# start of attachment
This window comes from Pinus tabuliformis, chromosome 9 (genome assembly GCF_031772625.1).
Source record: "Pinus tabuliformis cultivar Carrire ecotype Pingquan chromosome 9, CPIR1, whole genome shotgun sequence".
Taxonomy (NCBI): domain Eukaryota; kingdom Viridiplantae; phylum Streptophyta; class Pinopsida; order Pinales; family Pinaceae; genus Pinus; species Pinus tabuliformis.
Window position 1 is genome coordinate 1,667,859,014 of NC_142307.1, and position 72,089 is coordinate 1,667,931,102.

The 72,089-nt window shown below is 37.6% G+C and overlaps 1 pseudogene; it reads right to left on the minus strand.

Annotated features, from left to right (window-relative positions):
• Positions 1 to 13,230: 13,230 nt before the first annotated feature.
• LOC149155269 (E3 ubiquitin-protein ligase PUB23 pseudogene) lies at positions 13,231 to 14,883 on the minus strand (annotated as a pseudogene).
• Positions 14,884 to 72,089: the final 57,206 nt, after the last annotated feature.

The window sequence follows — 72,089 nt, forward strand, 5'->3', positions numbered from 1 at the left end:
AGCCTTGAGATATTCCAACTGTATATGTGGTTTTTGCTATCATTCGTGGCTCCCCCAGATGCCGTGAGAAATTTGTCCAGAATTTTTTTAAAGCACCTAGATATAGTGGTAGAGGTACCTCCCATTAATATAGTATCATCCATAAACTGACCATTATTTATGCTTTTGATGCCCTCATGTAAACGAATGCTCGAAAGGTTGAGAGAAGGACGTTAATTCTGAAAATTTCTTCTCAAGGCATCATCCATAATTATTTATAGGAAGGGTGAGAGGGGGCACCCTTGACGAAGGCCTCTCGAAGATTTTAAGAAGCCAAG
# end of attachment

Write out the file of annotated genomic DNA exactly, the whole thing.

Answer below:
This window comes from Pinus tabuliformis, chromosome 9 (genome assembly GCF_031772625.1).
Source record: "Pinus tabuliformis cultivar Carrire ecotype Pingquan chromosome 9, CPIR1, whole genome shotgun sequence".
Taxonomy (NCBI): domain Eukaryota; kingdom Viridiplantae; phylum Streptophyta; class Pinopsida; order Pinales; family Pinaceae; genus Pinus; species Pinus tabuliformis.
Window position 1 is genome coordinate 1,667,859,014 of NC_142307.1, and position 72,089 is coordinate 1,667,931,102.

The 72,089-nt window shown below is 37.6% G+C and overlaps 1 pseudogene; it reads right to left on the minus strand.

Annotated features, from left to right (window-relative positions):
• Positions 1 to 13,230: 13,230 nt before the first annotated feature.
• LOC149155269 (E3 ubiquitin-protein ligase PUB23 pseudogene) lies at positions 13,231 to 14,883 on the minus strand (annotated as a pseudogene).
• Positions 14,884 to 72,089: the final 57,206 nt, after the last annotated feature.

The window sequence follows — 72,089 nt, forward strand, 5'->3', positions numbered from 1 at the left end:
AGCCTTGAGATATTCCAACTGTATATGTGGTTTTTGCTATCATTCGTGGCTCCCCCAGATGCCGTGAGAAATTTGTCCAGAATTTTTTTAAAGCACCTAGATATAGTGGTAGAGGTACCTCCCATTAATATAGTATCATCCATAAACTGACCATTATTTATGCTTTTGATGCCCTCATGTAAACGAATGCTCGAAAGGTTGAGAGAAGGACGTTAATTCTGAAAATTTCTTCTCAAGGCATCATCCATAATTATTTATAGGAAGGGTGAGAGGGGGCACCCTTGACGAAGGCCTCTCGAAGATTTTAAGAAGCCAAG